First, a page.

Mr. Langdon seemed to me to have gained in seriousness and strength of character by his late experiences. He threw his whole energies into his studies with an effect which distanced all his previous efforts. Remembering my former hint, he employed his spare hours in writing for the annual prizes, both of which he took by a unanimous vote of the judges. Those who heard him read his Thesis at the Medical Commencement will not soon forget the impression made by his fine personal appearance and manners, nor the universal interest excited in the audience, as he read, with his beautiful enunciation, that striking paper entitled “Unresolved Nebulae in Vital Science.” It was a general remark of the Faculty,—and old Doctor Kittredge, who had come down on purpose to hear Mr. Langdon, heartily agreed to it,—that there had never been a diploma filled up, since the institution which conferred upon him the degree of Doctor Medicdnce was founded, which carried with it more of promise to the profession than that which bore the name of
BERNARDUS Caryl Langdon
Mr. Bernard Langdon had no sooner taken his degree, than, in accordance with the advice of one of his teachers whom he frequently consulted, he took an office in the heart of the city where he had studied. He had thought of beginning in a suburb or some remoter district of the city proper.
“No,” said his teacher,—to wit, myself,—“don’t do any such thing. You are made for the best kind of practice; don’t hamper yourself with an outside constituency, such as belongs to a practitioner of the second class. When a fellow like you chooses his beat, he must look ahead a little. Take care of all the poor that apply to you, but leave the half-pay classes to a different style of doctor,—the people who spend one half their time in taking care of their patients, and the other half in squeezing out their money. Go for the swell-fronts and south-exposure houses; the folks inside are just as good as other people, and the pleasantest, on the whole, to take care of. They must have somebody, and they like a gentleman best. Don’t throw yourself away. You have a good presence and pleasing manners. You wear white linen by inherited instinct. You can pronounce the word view. You have all the elements of success; go and take it. Be polite and generous, but don’t undervalue yourself. You will be useful, at any rate; you may just as well be happy, while you are about it. The highest social class furnishes incomparably the best patients, taking them by and large. Besides, when they won’t get well and bore you to death, you can send ’em off to travel. Mind me now, and take the tops of your sparrowgrass. Somebody must have ’em,—why shouldn’t you? If you don’t take your chance, you’ll get the butt-ends as a matter of course.”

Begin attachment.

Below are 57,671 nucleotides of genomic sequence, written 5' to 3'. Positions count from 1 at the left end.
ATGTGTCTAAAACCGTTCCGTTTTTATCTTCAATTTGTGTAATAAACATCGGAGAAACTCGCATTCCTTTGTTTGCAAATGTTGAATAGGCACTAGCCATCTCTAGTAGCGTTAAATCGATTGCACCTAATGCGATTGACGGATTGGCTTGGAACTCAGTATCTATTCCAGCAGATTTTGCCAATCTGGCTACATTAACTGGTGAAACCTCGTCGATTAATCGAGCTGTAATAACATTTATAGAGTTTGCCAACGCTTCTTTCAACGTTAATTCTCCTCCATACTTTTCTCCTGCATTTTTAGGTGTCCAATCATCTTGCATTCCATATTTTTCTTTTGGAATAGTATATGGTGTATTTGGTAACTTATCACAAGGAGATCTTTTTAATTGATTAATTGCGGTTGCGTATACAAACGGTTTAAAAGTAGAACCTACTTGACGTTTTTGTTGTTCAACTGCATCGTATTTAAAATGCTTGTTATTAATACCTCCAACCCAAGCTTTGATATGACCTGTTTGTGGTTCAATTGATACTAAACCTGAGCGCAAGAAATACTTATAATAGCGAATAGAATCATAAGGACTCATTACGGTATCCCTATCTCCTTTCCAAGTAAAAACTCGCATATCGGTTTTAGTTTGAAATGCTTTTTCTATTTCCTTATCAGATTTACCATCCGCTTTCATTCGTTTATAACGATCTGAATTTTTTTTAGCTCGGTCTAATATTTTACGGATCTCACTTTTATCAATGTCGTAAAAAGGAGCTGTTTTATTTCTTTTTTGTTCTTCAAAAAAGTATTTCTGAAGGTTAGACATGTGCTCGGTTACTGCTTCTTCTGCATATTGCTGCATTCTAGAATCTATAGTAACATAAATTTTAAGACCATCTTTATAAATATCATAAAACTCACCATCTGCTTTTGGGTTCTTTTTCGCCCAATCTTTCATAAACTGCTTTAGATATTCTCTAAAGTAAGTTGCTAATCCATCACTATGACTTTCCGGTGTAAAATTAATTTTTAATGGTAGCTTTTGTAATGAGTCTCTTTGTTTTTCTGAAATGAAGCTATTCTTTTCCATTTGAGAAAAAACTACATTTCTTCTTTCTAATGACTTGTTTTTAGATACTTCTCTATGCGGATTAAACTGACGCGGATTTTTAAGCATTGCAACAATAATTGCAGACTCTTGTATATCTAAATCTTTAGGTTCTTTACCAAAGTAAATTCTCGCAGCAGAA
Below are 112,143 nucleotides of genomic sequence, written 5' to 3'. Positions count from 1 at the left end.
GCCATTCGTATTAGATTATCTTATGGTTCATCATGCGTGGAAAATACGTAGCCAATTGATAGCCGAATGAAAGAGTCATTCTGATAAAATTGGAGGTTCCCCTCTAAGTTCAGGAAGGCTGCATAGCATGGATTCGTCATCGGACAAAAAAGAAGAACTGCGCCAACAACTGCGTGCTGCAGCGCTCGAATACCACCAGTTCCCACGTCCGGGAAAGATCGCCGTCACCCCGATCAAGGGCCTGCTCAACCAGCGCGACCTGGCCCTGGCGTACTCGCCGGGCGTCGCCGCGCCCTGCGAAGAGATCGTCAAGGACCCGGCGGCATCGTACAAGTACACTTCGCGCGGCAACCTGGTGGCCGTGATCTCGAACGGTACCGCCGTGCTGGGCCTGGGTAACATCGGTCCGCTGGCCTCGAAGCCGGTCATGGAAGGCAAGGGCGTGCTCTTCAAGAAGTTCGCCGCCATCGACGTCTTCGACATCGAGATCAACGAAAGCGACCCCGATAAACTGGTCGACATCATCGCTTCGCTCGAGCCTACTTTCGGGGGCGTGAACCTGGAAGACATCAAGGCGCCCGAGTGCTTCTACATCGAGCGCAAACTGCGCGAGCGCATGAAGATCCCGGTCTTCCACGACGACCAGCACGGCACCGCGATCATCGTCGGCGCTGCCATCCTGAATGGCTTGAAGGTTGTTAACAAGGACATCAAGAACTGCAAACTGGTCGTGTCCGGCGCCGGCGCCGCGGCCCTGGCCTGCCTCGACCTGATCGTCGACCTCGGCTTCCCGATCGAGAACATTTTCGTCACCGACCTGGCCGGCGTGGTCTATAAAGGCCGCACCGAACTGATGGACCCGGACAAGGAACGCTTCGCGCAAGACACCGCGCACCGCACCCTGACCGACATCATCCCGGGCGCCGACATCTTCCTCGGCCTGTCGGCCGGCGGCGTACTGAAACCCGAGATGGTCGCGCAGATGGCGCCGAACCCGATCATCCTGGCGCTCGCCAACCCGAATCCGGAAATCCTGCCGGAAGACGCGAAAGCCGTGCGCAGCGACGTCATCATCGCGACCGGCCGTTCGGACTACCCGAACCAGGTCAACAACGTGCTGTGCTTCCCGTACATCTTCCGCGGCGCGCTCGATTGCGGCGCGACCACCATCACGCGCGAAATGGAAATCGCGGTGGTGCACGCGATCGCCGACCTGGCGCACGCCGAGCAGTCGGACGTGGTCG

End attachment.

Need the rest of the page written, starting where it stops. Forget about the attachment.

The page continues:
Mr. Bernard talked like a young man full of noble sentiments. He wanted to be useful to his fellow-beings. Their social differences were nothing to him. He would never court the rich,—he would go where he was called. He would rather save the life of a poor mother of a family than that of half a dozen old gouty millionnaires whose heirs had been yawning and stretching these ten years to get rid of them.